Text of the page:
||1U01CA271014-01 Interpret this number
||Mayo Clinic Rochester
||Impact of Genetic Susceptibility Along the Continuum From Mgus to Mm
Monoclonal gammopathy of undetermined significance (MGUS), is a benign plasma cell disorder, common in
the population (3-5% ≥50 years) and characterized by an asymptomatic clonal plasma cell expansion.
Although MGUS precedes multiple myeloma (MM) with progression rates of 1% per year, most (>75%) MGUS
never progress. MGUS is also associated with increased risk of infection, fracture, osteoporosis, renal
impairment, and thrombosis, with resultant morbidity and mortality. Few risk factors are identified for either the
development of MGUS or MGUS progression to MM, with African American (AA) ancestry being one of the
strongest. Identifying individuals who are more likely to progress is important given that individuals
with MGUS who are closely monitored prior to development of MM have better outcomes. Prior work
identified genetic variations associated with MM through family studies and, more recently, through genome
wide association studies (GWAS). However, no well-powered genetic epidemiology studies of MGUS have
been performed, particularly in AAs; and to our knowledge, none have investigated whether detection of
genetic variation improves the identification of high-risk MGUS, including those that progress to MM.
Therefore, we propose a comprehensive evaluation of genetic susceptibility to MGUS (Aim 1) and MGUS
progression to MM (Aim 2) using established epidemiologic and genomic studies among European Americans
(EA). Given the racial predisposition for MGUS and MM among AAs, for the first time, we propose to evaluate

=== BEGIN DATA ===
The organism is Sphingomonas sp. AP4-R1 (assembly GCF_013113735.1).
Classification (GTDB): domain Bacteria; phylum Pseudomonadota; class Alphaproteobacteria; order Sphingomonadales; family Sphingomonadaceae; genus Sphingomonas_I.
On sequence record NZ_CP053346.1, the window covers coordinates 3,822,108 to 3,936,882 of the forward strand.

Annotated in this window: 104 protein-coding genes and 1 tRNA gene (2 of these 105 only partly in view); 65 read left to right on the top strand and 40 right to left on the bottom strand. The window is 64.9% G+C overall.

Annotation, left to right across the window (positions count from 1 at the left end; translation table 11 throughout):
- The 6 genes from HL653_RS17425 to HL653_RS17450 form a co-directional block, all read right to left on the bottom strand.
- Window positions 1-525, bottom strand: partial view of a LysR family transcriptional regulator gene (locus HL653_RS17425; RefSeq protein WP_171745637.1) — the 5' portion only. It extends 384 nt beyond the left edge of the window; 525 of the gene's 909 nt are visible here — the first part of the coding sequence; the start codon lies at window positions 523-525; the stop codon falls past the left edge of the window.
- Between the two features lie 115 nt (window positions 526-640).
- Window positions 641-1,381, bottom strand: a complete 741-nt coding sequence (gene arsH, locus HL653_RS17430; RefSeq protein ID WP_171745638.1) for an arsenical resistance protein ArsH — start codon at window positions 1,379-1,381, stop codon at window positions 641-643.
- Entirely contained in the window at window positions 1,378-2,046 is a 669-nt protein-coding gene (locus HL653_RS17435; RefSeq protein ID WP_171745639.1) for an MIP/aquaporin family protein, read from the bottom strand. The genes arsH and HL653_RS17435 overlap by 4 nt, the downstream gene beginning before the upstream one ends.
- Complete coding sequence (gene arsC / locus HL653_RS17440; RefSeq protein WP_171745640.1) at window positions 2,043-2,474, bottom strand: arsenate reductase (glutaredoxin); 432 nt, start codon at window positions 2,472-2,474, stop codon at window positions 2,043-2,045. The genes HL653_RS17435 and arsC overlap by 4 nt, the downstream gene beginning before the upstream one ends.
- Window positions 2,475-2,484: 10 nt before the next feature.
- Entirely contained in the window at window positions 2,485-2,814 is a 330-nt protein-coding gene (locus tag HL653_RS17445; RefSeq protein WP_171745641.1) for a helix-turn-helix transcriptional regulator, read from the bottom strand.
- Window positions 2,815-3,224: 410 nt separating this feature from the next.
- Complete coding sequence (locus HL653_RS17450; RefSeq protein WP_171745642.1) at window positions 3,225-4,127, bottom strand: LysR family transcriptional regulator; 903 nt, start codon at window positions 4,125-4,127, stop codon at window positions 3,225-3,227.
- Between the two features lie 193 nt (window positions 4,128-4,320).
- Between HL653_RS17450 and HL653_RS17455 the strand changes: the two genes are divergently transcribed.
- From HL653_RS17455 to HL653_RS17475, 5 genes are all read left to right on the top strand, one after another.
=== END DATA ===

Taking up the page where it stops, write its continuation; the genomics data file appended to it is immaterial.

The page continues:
the known MM susceptibility variants and novel variants identified in Aims 1-2 in AAs (Aim 3). Using both
GWAS and transcriptome-wide association studies (TWAS), we will answer the questions: (1) What are the
genetic variations and genes predisposing to MGUS (Aim 1)? (2) How do these compare to genetic
predisposition associated with progression from MGUS to MM (Aim 2)? (3) Do these identified genetic factors
(and consequent polygenic risk scores, PRS) differentiate between MGUS patients that do and do not progress
to active MM (Aim 2)? and finally, (4) Are these genetic factors for MGUS risk and progression similar across
populations of EA and AA ancestries (Aim 3)? We will utilize established EA and AA studies of MGUS and
MGUS progression to MM (MM vs. MGUS), the majority with GWAS, to allow for discovery and validation. We
will also leverage genomic data, including RNA-sequencing of both whole blood (peripheral blood mononuclear
cells, PBMCs) and sorted CD138+ bone marrow plasma cells (BMPCs) from MGUS patients to inform gene
expression for the TWAS. Further, we will perform functional characterization of the new genes or variants
validated in both EA and AA populations. Upon completion, our study will validate and characterize germline
genetic factors associated with risk of MGUS and progression to MM in both EAs and AAs. It will have high
impact, providing insight to MGUS and MM etiology and informing genetic contributions to clinical risk models
for progression for the millions of people living with MGUS.
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